Magento is the industry leader for a reason.  Their users include names such as Ford Motors, Samsung, Dockers and The North Face.  They offer an open source version of their product, Magento Community, with no formal support.  However, there is a huge community of users along with thousands of themes, plugins, and sources for source code to do pretty much anything you want.  They also offer two versions with extra options turned on and paid support.  Magento Professional starts at $2,995 per year and is a solution for small and medium business.  Magento Enterprise, as the name says, is made for enterprise-level businesses and can support the largest possible online stores.  The price tag for the enterprise solution starts at $12,990 per year.

Magento is actually a relative newcomer, released in March 2008.  Since then a cottage industry of Magento theme and plugin developers has sprung up with some web developers devoting their entire business to supporting Magento.  Developers love its power and  flexibility, but it exchanges that for ease of use.  That may be a personal thing, many people love it and claim it’s easy to use.  I suspect that my dislike comes from the fact that I’m not a programmer at heart.

In my opinion, Magento is great as a “final solution” for e-commerce.  It’s where you want to end up if you ever become Ford Motors or Samsung.  But what about the rest of us?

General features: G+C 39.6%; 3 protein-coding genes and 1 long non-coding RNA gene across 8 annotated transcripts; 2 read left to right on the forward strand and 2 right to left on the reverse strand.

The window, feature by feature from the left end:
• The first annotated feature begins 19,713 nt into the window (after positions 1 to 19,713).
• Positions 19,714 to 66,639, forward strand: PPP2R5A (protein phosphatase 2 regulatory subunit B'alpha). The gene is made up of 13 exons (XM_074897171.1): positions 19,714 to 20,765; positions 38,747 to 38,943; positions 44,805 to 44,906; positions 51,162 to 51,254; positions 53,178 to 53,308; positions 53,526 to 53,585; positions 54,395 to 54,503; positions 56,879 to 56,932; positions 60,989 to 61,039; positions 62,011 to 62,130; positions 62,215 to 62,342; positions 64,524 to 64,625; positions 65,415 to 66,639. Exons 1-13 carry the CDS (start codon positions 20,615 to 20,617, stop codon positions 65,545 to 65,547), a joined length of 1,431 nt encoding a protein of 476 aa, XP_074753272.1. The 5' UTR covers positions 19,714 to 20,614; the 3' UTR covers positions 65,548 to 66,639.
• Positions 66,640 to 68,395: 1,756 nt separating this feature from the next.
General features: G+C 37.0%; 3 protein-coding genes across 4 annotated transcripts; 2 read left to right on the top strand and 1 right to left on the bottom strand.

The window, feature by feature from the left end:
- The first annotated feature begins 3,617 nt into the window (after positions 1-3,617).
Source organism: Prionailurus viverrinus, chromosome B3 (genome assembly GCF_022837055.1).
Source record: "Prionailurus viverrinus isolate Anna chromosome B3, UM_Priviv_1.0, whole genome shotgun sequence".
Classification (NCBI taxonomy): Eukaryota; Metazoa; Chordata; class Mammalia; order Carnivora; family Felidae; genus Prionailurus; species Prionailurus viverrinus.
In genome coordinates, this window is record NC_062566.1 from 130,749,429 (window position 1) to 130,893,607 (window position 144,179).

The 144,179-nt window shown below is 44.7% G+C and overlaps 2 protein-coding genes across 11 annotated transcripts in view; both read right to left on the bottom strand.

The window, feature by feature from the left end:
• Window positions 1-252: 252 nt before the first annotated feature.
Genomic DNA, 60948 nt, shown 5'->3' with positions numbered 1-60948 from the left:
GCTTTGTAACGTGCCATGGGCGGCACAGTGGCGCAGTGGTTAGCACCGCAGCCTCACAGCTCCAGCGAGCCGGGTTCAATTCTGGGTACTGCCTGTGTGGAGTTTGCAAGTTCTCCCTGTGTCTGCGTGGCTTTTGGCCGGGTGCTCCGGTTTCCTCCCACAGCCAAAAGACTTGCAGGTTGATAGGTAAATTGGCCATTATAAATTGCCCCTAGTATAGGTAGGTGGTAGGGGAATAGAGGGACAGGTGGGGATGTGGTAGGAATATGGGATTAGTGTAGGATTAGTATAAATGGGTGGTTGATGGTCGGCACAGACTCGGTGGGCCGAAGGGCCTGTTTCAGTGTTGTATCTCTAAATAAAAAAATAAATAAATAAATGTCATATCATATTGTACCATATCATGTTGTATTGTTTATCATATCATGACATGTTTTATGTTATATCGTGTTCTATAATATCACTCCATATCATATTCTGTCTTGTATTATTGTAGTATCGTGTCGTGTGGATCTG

LemonStand

In my research, I kept on coming across a software solution called LemonStand.  Launched in July of 2010, LemonStand is known for ease of use and excellent customer support, the founder of the company commonly answers questions in the forum!  The license for the software is $299.98 (Canadian Dollars) and it never expires.  As a relative newcomer, there are only a handful of themes and plug-ins available.

The buzz on LemonStand is that it’s a great middle point between a hosted app and the complexities of a complex “do-everything” shopping cart.  LemonStand combines ease of use, flexibility and the ability to design your store to look exactly like you want it to.

I actually installed a test version of LemonStand and I had a vanilla test store up in a few hours.  I dug around and I agree that it’s a much easier interface to deal with than Magento.  I would highly recommend it to a small or medium business that doesn’t want to give control of their site to a third-party and doesn’t mind spending the time and money on development.

Conclusion

There are many options available for e-commerce and the answer depends on your business.  Are you just starting out or are you an established business?  Do you want to try out online retailing or is it going to be your main source of revenue?  How quickly do you need the site up and how much can you spend on it?  How much control do you want to have over your site?

If you need help determining the answers to any of those questions, I’d love to help you out.